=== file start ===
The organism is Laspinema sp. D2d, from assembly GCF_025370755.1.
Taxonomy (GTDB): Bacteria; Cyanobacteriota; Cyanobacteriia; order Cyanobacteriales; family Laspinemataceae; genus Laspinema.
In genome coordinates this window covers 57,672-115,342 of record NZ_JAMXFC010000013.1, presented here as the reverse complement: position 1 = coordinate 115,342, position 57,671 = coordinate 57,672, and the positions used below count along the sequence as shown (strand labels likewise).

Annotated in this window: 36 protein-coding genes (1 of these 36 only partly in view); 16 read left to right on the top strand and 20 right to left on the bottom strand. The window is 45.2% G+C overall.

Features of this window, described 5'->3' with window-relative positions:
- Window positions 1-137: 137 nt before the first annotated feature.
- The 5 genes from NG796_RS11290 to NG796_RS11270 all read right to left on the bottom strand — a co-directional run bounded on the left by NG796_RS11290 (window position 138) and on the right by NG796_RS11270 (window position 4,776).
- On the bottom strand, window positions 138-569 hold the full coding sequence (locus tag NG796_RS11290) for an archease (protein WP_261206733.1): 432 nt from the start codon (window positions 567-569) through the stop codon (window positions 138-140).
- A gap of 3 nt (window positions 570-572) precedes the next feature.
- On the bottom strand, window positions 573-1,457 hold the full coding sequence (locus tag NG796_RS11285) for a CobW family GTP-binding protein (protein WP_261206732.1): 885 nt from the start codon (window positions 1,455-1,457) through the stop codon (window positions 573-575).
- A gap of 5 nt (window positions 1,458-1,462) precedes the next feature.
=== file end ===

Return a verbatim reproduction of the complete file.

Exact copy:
The organism is Laspinema sp. D2d, from assembly GCF_025370755.1.
Taxonomy (GTDB): Bacteria; Cyanobacteriota; Cyanobacteriia; order Cyanobacteriales; family Laspinemataceae; genus Laspinema.
In genome coordinates this window covers 57,672-115,342 of record NZ_JAMXFC010000013.1, presented here as the reverse complement: position 1 = coordinate 115,342, position 57,671 = coordinate 57,672, and the positions used below count along the sequence as shown (strand labels likewise).

Annotated in this window: 36 protein-coding genes (1 of these 36 only partly in view); 16 read left to right on the top strand and 20 right to left on the bottom strand. The window is 45.2% G+C overall.

Features of this window, described 5'->3' with window-relative positions:
- Window positions 1-137: 137 nt before the first annotated feature.
- The 5 genes from NG796_RS11290 to NG796_RS11270 all read right to left on the bottom strand — a co-directional run bounded on the left by NG796_RS11290 (window position 138) and on the right by NG796_RS11270 (window position 4,776).
- On the bottom strand, window positions 138-569 hold the full coding sequence (locus tag NG796_RS11290) for an archease (protein WP_261206733.1): 432 nt from the start codon (window positions 567-569) through the stop codon (window positions 138-140).
- A gap of 3 nt (window positions 570-572) precedes the next feature.
- On the bottom strand, window positions 573-1,457 hold the full coding sequence (locus tag NG796_RS11285) for a CobW family GTP-binding protein (protein WP_261206732.1): 885 nt from the start codon (window positions 1,455-1,457) through the stop codon (window positions 573-575).
- A gap of 5 nt (window positions 1,458-1,462) precedes the next feature.